Middle Leadership Master Expansion Pack 2: Managing Change

This blog is the second of a series of blogs that looks to expand an idea discussed in Middle Leadership Mastery. It works best if you have read the book but it is not entirely necessary.

The first one about assessment can be found here.

One of the most important roles a leader has is to manage change. This basically breaks down into two kinds: 

  • Decisions you make and implement
  • Decisions made by others that you have to implement 

Change and staff morale

As I wrote in MLM, “morale is the currency of change”. At the time I thought this was a really nifty and fresh take on the idea, but no one has ever noticed it. So now I think maybe that’s because it’s obvious. No change comes in a vacuum, each time you implement a change you are also adding to your team’s culture. There are a lot of books written about building culture and recently about building culture within a school. I like to think of the role a leader plays in their teams culture as follows:

A theory of culture construction.

Our actions and words can cancel each other out if they’re not coherent. More importantly, people are very perceptive of how others react to what we say and do. They will take cues as to the relative value of said words and actions by those around you. This has an aggregative effect and contributes to the overall culture as time passes. 

As each cycle of change management goes to establish the culture they have a knock-on effect for the next change you wish to implement, either positively or negatively.  

How the quality of idea and change management impact the team is summarised in the table below:

Quality of ideaHow the change is managedTeam performanceTeam morale
HighWellIncreases Increases
HighPoorlyDips then increasesDecreases but grows over time
LowWellIncreases then dropsIncreases initially then decreases

As leaders we face two challenges:

  1. Making the right strategic decision
  2. Implementing the change as well as possible

Both of these challenges interact with our team’s culture. One of the most important things leaders need is honest feedback. If we have established a culture of trust and transparency then before, during and after the decision making process we can gain feedback to help forge and adapt the strategy to ensure the best outcome.

On the other hand, if we have established a blame culture then our team will be motivated to keep the reality of the decision’s impact from us, choosing instead to evaluate it between themselves. 

If you are interested in this aspect of how cultures pivot towards blame by accident and how to fix it there is a great blog here

Poorly managed change can erode morale and shift a team’s culture. Leaders will begin to become unaware of this, with issues being hidden under a surface of compliance. If the idea is good enough the leader will be tolerated and given credit where it is due. The erosion of morale will plateaux. To me the best example is the old sports adage “winning cures everything”. You see this often with sports coaches, there are many that have frustrating or even abusive ways of dealing with people who are tolerated because ‘they are winners’. That is until they don’t win and then very quickly they are shown the door.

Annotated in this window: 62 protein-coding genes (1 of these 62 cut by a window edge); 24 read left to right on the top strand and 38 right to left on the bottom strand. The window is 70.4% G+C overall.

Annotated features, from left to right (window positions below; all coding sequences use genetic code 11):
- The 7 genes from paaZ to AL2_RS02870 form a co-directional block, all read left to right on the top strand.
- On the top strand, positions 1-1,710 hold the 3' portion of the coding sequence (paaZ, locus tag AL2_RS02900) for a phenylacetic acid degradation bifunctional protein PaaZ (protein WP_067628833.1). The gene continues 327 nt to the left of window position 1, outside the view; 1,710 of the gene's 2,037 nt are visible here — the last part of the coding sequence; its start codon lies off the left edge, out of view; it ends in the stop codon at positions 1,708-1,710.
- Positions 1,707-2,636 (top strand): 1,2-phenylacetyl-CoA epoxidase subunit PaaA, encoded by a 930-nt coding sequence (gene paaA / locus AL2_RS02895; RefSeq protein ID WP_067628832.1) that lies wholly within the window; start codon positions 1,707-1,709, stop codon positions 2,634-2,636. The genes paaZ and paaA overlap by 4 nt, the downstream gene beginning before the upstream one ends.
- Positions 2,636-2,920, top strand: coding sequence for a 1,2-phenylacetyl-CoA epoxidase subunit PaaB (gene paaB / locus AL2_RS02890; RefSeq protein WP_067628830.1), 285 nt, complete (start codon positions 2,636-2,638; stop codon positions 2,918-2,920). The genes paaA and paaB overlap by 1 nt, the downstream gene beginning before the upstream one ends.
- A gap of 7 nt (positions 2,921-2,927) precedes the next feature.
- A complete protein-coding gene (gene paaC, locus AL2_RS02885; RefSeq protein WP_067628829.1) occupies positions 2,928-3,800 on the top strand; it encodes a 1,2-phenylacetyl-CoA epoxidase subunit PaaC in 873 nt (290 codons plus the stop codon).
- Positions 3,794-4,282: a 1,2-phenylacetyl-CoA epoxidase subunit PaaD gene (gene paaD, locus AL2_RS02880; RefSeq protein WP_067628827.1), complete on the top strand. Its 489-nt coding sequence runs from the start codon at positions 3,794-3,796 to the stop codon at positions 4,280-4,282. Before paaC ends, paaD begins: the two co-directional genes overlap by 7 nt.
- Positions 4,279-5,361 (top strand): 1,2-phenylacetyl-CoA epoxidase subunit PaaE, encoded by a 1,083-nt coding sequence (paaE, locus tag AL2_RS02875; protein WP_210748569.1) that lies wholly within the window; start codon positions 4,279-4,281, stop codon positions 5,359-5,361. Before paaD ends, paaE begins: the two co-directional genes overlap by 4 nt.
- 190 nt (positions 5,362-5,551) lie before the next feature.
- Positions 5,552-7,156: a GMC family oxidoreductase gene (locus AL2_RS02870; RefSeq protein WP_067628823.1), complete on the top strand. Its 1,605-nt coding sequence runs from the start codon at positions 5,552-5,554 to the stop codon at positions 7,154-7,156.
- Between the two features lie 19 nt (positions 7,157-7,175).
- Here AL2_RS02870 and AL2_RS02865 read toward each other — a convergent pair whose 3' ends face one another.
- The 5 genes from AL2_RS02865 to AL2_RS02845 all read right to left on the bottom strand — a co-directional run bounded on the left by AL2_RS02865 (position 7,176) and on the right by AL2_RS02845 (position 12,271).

Why is change managed poorly and what can we do about it?

When people have ideas they are often eager to get the idea moving straight away. This is even more important in schools where time is of the essence. This rushed eagerness can lead to poorly thought out strategy and frustrating implementation for the whole team. 

If we want to avoid this we need to devote time to think of how the actions planned will affect our team and the possible consequences on other moving parts of the system.

A decent place to start is the EEF implementation guide. It’s pretty generic so is applicable to many different sized teams and has a sound rationale behind it. 

I still stand firmly behind Haidt’s ‘elephant and rider’ and won’t recap how I think change is best communicated, which is in the book #capitalism.

I will list a few common reasons I think middle leaders manage change badly. If these ring any bells then it might be a good idea to take a step back and think about the way you introduce the next big change. I know over my 8 years leading a large science department I made all of them at least once! 

  1. Impatient. So all plans must happen NOW!
  2. Misunderstand the culture in your team. You think they will just follow you blindly, because you are an amazing leader. So you don’t bother communicating the change or selling the idea.
  3. Disregard for your team’s abilities or motivators. This always seeps out. Classically this happens in education when people use money as a motivator. Most school employees are not in it for the cash!
  4. Curse of knowledge. You are so aware of the details of the change and new process that you find it hard to identify them to your team. This leads to poorly explained and implemented procedures.
  5. Making a splash. Sometimes in education we look to make changes in search of the illusive silver bullet that will solve our problems. This is not always the right thing to do after all; “You’ve got to know when to hold ’em, Know when to fold ’em, Know when to walk away” K.Rogers (1978)

Change is hard and managing change in the frenetic world of middle leadership is even harder. I hope you find some of these ideas helpful. 

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